The way it is now, the modern world really is divided into two major and warring camps, science and liberalism on the one hand, and religion and conservatism on the other. And the key to getting these two camps together is first, to get religion past science, and then second, to get religion past liberalism, because both science and liberalism are deeply anti-spiritual.
    … But one thing is absolutely certain: all the talk of a new spirituality in America is largely a waste of time unless those two central dialogues are engaged and answered. Unless spirituality can pass through the gate of science, then of liberalism, it will never be a significant force in the modern world, but will remain merely as the organizing power for the prerational levels of development around the world.

    II. Modernism, including the industrial revolution and democratic republics, is based on independence (which requires informed, civic participation) at the level of nationalism. excerpt:

    Modern values, on the other hand, tend to be egalitarian (not hierarchical), individualistic (not conformist), scientific (not mythic-fundamentalist), and place a premium on equality (not slavery).

    This shift from …from traditional values to modern values, was presaged in the salons or “small gatherings of moderns” (the word salon is French, but these gatherings were also occurring in England, Scotland, and Germany, among others), where the social practice of dialoging according to orange values was carefully exercised. That is, the practice of dialogue geared toward mutual understanding, reciprocal exchange, postconventional equality and freedom was practiced by small groups of leading-edge elites. This was a collective, communal, intersubjective, dialogical discourse at the orange wave of consciousness–a social practice, paradigm, or injunction of dialogical discourse within an elite subculture whose center of gravity was orange [modern] or higher.

    This new exemplar or social practice gave rise to a set of novel experiences, insights, data, illuminations, and interpersonal understandings, which new political theories then sought to capture. Most of these new theories of liberal democracy shared the idea that the only way to integrate individual and social is to have the individual feel that he or she is participating in the laws that govern his or her behavior. In the States this was popularly summarized by the phrase, “No taxation without representation,” and it essentially meant that a people have the right to be self-governing. This new practice of dialogical discourse and self-governance (generally called a “social contract”) was conceptualized in different ways by leading-edge individuals ranging from John Locke to Jacques Rousseau, Thomas Paine to Thomas Jefferson, Immanuel Kant to James Madison.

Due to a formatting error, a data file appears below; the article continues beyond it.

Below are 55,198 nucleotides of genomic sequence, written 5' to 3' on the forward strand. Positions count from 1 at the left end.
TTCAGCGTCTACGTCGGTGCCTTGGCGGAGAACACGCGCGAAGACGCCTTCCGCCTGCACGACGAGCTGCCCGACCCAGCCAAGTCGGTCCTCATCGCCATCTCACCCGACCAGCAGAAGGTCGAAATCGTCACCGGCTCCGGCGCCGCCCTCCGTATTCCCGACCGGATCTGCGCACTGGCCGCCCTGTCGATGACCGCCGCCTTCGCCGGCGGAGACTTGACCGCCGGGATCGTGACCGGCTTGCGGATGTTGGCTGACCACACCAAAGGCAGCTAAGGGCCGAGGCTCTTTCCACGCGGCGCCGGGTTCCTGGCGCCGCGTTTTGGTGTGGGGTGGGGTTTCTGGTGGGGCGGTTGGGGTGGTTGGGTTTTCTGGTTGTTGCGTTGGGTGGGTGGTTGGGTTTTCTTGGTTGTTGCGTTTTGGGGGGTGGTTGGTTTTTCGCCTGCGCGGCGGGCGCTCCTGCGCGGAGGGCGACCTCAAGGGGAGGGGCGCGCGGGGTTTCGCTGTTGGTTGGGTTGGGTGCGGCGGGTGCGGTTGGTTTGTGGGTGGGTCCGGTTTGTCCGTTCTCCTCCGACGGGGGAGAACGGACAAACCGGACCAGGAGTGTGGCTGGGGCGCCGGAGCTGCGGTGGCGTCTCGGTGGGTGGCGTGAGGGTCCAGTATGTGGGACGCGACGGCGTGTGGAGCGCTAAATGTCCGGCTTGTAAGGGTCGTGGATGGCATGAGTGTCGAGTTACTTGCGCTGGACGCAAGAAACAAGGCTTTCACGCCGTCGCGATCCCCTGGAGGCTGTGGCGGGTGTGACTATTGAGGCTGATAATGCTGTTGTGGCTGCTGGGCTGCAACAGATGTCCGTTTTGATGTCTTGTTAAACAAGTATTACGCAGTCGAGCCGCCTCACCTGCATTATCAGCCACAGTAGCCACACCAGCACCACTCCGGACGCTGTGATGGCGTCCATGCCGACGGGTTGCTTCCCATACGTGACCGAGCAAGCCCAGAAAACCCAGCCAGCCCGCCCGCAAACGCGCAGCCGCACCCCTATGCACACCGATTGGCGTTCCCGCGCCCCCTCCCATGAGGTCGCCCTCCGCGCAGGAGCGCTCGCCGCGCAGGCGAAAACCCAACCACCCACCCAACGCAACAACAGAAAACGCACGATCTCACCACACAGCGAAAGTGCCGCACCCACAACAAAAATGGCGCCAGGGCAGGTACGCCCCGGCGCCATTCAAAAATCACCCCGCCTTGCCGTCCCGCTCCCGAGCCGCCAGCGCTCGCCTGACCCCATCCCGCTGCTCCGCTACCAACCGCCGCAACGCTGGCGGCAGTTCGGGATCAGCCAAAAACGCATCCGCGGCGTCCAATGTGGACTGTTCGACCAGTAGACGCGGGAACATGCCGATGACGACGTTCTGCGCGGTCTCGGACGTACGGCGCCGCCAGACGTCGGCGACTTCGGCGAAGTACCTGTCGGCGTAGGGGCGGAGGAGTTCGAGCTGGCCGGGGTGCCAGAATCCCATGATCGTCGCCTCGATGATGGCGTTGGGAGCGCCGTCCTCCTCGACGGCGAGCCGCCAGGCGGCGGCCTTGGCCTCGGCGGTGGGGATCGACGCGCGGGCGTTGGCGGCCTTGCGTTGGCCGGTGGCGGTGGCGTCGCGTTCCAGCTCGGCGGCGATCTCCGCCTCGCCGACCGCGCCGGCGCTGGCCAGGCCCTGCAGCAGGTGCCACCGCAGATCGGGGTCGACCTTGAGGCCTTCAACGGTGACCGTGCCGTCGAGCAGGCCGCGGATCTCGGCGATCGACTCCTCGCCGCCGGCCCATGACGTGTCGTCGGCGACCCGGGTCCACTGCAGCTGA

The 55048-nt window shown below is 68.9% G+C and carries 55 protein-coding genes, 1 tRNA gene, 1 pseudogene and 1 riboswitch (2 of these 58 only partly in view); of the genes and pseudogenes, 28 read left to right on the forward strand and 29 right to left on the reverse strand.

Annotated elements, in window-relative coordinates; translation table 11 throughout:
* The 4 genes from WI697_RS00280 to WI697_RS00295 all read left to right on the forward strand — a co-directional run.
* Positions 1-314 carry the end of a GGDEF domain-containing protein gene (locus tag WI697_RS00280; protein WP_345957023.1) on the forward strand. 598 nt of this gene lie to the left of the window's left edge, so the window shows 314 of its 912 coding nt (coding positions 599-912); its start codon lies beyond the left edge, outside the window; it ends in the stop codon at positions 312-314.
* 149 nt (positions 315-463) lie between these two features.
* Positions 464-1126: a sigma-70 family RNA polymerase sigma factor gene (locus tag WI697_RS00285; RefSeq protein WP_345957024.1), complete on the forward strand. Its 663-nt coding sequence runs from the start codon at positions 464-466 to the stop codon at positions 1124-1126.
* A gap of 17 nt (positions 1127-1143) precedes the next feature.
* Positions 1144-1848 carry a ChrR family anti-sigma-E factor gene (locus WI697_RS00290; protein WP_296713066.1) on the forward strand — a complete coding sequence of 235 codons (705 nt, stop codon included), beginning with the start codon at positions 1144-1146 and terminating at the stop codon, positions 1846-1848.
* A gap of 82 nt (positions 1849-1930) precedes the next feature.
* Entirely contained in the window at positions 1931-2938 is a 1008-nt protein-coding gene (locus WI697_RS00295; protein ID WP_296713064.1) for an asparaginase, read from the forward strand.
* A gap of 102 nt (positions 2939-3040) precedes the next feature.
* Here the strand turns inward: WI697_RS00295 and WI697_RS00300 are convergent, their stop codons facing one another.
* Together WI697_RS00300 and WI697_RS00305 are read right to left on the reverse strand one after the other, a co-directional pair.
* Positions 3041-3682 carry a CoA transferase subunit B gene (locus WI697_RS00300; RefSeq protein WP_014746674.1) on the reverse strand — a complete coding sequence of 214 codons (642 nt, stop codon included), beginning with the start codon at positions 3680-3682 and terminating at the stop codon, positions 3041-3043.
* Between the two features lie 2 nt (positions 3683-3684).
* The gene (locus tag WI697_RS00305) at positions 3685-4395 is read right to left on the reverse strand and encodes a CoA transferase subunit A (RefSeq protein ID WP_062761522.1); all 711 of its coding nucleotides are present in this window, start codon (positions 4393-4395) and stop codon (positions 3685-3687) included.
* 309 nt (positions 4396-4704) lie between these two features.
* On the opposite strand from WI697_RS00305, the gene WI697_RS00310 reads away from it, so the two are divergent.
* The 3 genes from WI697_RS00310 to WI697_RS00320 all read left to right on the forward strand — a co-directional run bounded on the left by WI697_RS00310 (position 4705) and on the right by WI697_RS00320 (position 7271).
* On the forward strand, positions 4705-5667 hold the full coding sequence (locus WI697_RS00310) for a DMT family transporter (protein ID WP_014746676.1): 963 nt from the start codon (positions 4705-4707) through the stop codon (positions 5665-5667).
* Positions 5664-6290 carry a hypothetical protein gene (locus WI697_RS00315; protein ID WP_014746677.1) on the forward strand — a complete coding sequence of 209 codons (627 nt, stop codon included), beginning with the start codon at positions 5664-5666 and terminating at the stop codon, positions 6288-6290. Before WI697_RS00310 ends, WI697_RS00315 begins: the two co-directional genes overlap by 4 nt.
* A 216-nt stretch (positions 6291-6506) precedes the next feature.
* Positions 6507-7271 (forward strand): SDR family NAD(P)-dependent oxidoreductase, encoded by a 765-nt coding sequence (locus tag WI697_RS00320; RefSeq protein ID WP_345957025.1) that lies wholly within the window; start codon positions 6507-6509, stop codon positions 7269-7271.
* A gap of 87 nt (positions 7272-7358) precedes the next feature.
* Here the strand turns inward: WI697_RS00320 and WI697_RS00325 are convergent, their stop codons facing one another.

This self-governance is not a felt requirement of blue (which will follow the law if it is part of tradition), and it is not felt requirement of red (which will follow the law if it issues from the power leader). Only at orange does interiority start to demand a hand in the laws that regulate its own behavior.

    Modernism’s rise and decline was based on absolutisms: partial truths (scientific rationalism) elevated to full truths. FM has previously invoked Classicism to cover the glaring hole in modernism: its inability to account for Spirit and Transcedence.

    III. Postmodernism is based on interdependence, including global interdependence.

    There is no global paradigm, much less one driving global political reform. some hints as to what may be possible however {URL}:

    Reforming a national democratic republic may be a futile effort unless it happens in the context of a global paradigm shift toward a higher, more enlightened form of culture that is holistic and integral, capable of embracing newly emergent/evolutionary qualities of culture (which are usually first noticed at the margin of mainstream culture, or at the interface to countercultures).

    FM’s perspective is based on looking in the rear-view mirror to revive modernism. It is a form of puritanism. For FM’s argument to hold, he must propose a method that (1) deals with the death grip that conservatives (20%) have on the political process, and (2) deals with the rampant paradigm of cynicism, despair and hopelessness common amongst non-conservatives.

    A holistic/integral paradigm addresses both those problems. The old values of the Republic do not. It is true that even with a new paradigm, people will still have to go out into the world and do the real work of social reform, which may include organizing resistance to a corrupt order.

  10. Spiritual science?

    Divide and Conquer: How the Essence of Mindfulness Parallels the Nuts and Bolts of Science>, Google Tech Talk, 28 Jnauary 2010:

  11. I think #5 does not have to be a physical meeting. We should engage on multiple blogs and provide comments with succinct, clear arguments for our point of view, stripped of the emotion and demagoguery typically inhabiting those spaces.

    1. Big Mac,

      Great point! My instincts are still those of an earlier technological era. Today these things can be done online, to some extent.

      I see websites like this as a form (or at least potentially) of the Founders’ Committees of Correspondence.